Labor Day & Health for the Job Seeker

Today is Labor Day in the United States, a national holiday that has come to mean many things since its original inception in 1882.

Celebrated on the first Monday in September, it is now often seen as the final day of the summer–the last long weekend before school gets underway. A day for picnics, family time, and relaxation.

It was first celebrated as a way of honoring the achievements and contributions of American workers to the economic success and ongoing well-being of our nation. But in this current economy, a day of work would be better than a holiday for many, with unemployment still a constant concern.

According to a study by the American Psychological Association the three top cited reasons for stress among Americans are:

1. Money

2. Work

3. The economy

Research by economists indicates that people who have experienced long-term unemployment–more than 25 weeks–“are 3 times more likely than people who have been employed throughout the past year to experience mental health issues for the first time.”

According to the CMHA (Center for Mental Health Awareness), your mental health relates to your:

  • Ability to enjoy life (joy that’s grounded on your spiritual convictions can’t be taken away)
  • Resilience (bouncing back, seeing the good where there appears to be the opposite)
  • Balance (keeping things in a right perspective)
  • Self-actualization (the ability to express your talents and do the work you were meant to do)
  • Flexibility (remaining open and available for new opportunities)

These are all qualities that I relate to my spiritual well-being, something I monitor through prayer and my relationship to God. I’ve seen many times how prayer can bring a change in employment.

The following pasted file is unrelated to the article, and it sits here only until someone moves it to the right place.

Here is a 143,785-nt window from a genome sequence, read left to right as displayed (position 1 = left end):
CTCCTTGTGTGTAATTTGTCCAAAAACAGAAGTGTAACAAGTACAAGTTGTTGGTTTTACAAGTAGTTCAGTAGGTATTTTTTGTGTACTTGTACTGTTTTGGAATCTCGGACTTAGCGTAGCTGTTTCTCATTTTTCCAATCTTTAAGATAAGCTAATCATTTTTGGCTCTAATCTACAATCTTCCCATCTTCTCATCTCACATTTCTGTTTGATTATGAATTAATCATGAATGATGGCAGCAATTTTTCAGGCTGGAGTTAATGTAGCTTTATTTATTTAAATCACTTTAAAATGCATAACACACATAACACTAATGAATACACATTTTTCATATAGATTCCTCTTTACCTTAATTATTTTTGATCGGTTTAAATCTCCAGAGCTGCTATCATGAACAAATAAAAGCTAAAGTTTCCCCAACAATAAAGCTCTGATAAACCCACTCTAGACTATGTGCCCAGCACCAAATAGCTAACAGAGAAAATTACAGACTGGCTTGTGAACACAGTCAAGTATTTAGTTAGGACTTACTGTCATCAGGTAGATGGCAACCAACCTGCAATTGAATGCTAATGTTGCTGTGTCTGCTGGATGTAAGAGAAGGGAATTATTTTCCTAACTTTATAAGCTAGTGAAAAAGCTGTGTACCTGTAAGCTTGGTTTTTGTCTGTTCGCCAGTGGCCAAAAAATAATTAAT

I have a friend who has had to move a lot for her husband’s job and each time she looks for new employment (her family depends on two incomes) she has the attitude that she’ll be hired. She never seems to enter the mental space that says, “I’m going to be out of work for a while . . . ” Instead, she invariably finds employment in her field within weeks of looking. She isn’t changing the economy, she’s bringing her right frame of mind to it.

Easier said than done, right?

I have another friend who had almost reached rock bottom looking for employment. After nearly two years of searching, virtually no interviews,  dried up job leads, and the threat of foreclosure looming he was looking for deeper spiritual answers. As a Christian Scientist, he was used to turning to God in prayer, but even that was beginning to seem worn out and empty to him. We prayed together and as he daily built up his trust in God’s good and constant provision for his family and his future, things began to turn around. Within a month he had several interviews and soon was hired and relocated for a position in his field.

While it would seem that the majority of your day is about the work you do, keeping track of your mental space is something you can do every day, moment by moment. A prayer of gratitude, affirming your worth, turning to God’s infinite resources for supply, loving your neighbor, expecting good every day, lending a helping hand–this is a prayerful attitude that opens our eyes to new and existing opportunities.

Tell us how you’ve been praying this Labor Day. Perhaps your story will help someone feel at peace about their employment situation.

Watch this example of how the power of prayer and loving your neighbor can make all the difference in a person’s job search. As ABC’s World News anchor Diane Sawyer puts it, some have found “a bit of employment heaven in the American heart, right here on earth.”

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Comments

  1. Virginia McCullough says

    Thanks for this blog. Reminds me of the fear I had in committing to a job years ago thinking it would take away my freedom (I found a new sense of freedom) and then leaving that job 14 years later and coming to grips with my worth as a person without a job. I was/am so grateful for the understanding Christian Science gives that we are working for God everyday and are worthy everyday and are sustained by God everyday. I did find ways to serve that helped to support me.

    So I’m praying for myself as I prepare for new employment and praying to know we can all feel God’s love directing each of us everyday. I’m praying the “Daily Prayer” given my Mary Baker Eddy which ends “… and my Thy Word enrich the affections of all mankind, and govern them.” (Church Manual, p. 41) Oh yes, and then there’s gratitude, can’t leave that out.